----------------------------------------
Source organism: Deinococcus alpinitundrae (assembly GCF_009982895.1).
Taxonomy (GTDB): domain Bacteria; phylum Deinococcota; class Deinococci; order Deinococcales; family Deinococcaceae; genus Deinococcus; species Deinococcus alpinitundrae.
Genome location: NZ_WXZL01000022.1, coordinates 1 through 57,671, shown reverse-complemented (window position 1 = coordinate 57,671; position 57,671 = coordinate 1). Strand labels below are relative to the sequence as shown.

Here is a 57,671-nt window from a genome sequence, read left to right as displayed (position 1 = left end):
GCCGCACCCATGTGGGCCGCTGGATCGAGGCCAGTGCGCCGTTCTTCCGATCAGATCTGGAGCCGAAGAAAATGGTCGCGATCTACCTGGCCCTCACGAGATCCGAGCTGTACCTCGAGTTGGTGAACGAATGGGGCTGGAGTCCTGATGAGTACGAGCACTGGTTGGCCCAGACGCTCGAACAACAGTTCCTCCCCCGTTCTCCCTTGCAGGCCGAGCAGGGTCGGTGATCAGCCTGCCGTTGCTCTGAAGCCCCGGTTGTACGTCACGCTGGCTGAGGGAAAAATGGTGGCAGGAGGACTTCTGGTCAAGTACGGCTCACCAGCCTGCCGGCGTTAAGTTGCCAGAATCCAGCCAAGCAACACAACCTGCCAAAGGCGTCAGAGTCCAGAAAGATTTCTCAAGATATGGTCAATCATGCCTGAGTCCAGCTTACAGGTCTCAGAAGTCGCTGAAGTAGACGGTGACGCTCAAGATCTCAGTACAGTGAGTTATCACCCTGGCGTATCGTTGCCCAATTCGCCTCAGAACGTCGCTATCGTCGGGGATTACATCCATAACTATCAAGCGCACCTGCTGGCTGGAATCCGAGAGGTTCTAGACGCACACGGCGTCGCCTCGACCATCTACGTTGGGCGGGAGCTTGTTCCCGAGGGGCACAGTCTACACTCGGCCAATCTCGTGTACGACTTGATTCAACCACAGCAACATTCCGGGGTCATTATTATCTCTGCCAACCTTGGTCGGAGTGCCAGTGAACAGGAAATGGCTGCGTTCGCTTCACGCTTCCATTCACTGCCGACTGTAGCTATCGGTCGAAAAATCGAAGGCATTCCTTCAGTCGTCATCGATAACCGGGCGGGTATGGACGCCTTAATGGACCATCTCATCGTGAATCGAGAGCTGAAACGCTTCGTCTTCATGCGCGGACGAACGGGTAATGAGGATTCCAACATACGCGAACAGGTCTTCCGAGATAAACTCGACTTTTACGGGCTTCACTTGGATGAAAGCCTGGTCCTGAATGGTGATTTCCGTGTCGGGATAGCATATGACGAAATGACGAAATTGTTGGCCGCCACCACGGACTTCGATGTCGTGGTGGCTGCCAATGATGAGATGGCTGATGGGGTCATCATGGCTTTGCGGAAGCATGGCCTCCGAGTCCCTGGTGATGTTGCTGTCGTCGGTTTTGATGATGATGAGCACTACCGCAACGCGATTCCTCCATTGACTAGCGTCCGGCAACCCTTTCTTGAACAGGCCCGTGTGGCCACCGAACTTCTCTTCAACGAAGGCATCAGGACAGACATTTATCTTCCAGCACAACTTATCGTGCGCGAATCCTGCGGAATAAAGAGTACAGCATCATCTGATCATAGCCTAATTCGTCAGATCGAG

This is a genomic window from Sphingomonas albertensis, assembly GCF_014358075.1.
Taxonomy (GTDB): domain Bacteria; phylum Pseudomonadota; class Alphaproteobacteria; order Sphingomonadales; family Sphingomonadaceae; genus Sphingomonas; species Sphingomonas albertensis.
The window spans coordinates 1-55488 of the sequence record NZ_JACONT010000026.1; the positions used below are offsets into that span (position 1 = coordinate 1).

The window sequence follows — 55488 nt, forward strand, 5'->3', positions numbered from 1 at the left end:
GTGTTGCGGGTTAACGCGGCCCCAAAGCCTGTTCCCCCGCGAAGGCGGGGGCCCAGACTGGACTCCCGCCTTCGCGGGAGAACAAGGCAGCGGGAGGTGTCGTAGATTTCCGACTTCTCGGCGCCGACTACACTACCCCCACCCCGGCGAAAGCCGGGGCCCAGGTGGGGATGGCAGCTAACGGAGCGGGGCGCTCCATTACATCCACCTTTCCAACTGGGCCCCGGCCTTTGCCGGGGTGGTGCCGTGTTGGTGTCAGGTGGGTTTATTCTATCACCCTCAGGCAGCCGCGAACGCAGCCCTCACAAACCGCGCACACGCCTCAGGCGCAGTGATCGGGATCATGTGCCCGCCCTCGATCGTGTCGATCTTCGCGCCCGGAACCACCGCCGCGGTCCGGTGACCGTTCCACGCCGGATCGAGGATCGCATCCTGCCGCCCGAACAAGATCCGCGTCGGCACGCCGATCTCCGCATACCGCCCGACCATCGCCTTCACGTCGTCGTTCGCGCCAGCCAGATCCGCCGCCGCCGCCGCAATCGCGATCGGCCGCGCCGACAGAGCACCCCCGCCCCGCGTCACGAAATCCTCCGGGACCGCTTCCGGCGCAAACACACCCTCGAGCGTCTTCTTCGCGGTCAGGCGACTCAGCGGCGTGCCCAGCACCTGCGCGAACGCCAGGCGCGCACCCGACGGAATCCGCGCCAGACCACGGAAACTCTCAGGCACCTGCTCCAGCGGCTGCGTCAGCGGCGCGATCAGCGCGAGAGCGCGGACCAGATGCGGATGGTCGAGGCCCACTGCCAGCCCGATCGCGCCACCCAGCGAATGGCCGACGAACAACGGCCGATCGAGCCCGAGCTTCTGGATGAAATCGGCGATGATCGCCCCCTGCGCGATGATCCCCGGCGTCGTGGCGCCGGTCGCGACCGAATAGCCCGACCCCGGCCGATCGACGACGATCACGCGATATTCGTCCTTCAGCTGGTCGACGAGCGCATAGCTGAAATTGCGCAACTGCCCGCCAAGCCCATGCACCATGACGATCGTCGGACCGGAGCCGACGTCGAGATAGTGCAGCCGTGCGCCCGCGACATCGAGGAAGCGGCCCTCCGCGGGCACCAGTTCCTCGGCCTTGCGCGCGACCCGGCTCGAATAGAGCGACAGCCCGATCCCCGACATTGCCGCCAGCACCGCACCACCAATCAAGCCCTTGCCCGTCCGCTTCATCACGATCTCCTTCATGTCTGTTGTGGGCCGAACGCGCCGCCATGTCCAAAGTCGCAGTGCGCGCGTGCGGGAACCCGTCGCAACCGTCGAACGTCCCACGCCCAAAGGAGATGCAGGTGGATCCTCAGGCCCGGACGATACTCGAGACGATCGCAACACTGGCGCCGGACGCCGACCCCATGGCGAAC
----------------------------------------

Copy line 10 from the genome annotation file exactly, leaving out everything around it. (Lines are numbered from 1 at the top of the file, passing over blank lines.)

GTGTTGCGGGTTAACGCGGCCCCAAAGCCTGTTCCCCCGCGAAGGCGGGGGCCCAGACTGGACTCCCGCCTTCGCGGGAGAACAAGGCAGCGGGAGGTGTCGTAGATTTCCGACTTCTCGGCGCCGACTACACTACCCCCACCCCGGCGAAAGCCGGGGCCCAGGTGGGGATGGCAGCTAACGGAGCGGGGCGCTCCATTACATCCACCTTTCCAACTGGGCCCCGGCCTTTGCCGGGGTGGTGCCGTGTTGGTGTCAGGTGGGTTTATTCTATCACCCTCAGGCAGCCGCGAACGCAGCCCTCACAAACCGCGCACACGCCTCAGGCGCAGTGATCGGGATCATGTGCCCGCCCTCGATCGTGTCGATCTTCGCGCCCGGAACCACCGCCGCGGTCCGGTGACCGTTCCACGCCGGATCGAGGATCGCATCCTGCCGCCCGAACAAGATCCGCGTCGGCACGCCGATCTCCGCATACCGCCCGACCATCGCCTTCACGTCGTCGTTCGCGCCAGCCAGATCCGCCGCCGCCGCCGCAATCGCGATCGGCCGCGCCGACAGAGCACCCCCGCCCCGCGTCACGAAATCCTCCGGGACCGCTTCCGGCGCAAACACACCCTCGAGCGTCTTCTTCGCGGTCAGGCGACTCAGCGGCGTGCCCAGCACCTGCGCGAACGCCAGGCGCGCACCCGACGGAATCCGCGCCAGACCACGGAAACTCTCAGGCACCTGCTCCAGCGGCTGCGTCAGCGGCGCGATCAGCGCGAGAGCGCGGACCAGATGCGGATGGTCGAGGCCCACTGCCAGCCCGATCGCGCCACCCAGCGAATGGCCGACGAACAACGGCCGATCGAGCCCGAGCTTCTGGATGAAATCGGCGATGATCGCCCCCTGCGCGATGATCCCCGGCGTCGTGGCGCCGGTCGCGACCGAATAGCCCGACCCCGGCCGATCGACGACGATCACGCGATATTCGTCCTTCAGCTGGTCGACGAGCGCATAGCTGAAATTGCGCAACTGCCCGCCAAGCCCATGCACCATGACGATCGTCGGACCGGAGCCGACGTCGAGATAGTGCAGCCGTGCGCCCGCGACATCGAGGAAGCGGCCCTCCGCGGGCACCAGTTCCTCGGCCTTGCGCGCGACCCGGCTCGAATAGAGCGACAGCCCGATCCCCGACATTGCCGCCAGCACCGCACCACCAATCAAGCCCTTGCCCGTCCGCTTCATCACGATCTCCTTCATGTCTGTTGTGGGCCGAACGCGCCGCCATGTCCAAAGTCGCAGTGCGCGCGTGCGGGAACCCGTCGCAACCGTCGAACGTCCCACGCCCAAAGGAGATGCAGGTGGATCCTCAGGCCCGGACGATACTCGAGACGATCGCAACACTGGCGCCGGACGCCGACCCCATGGCGAAC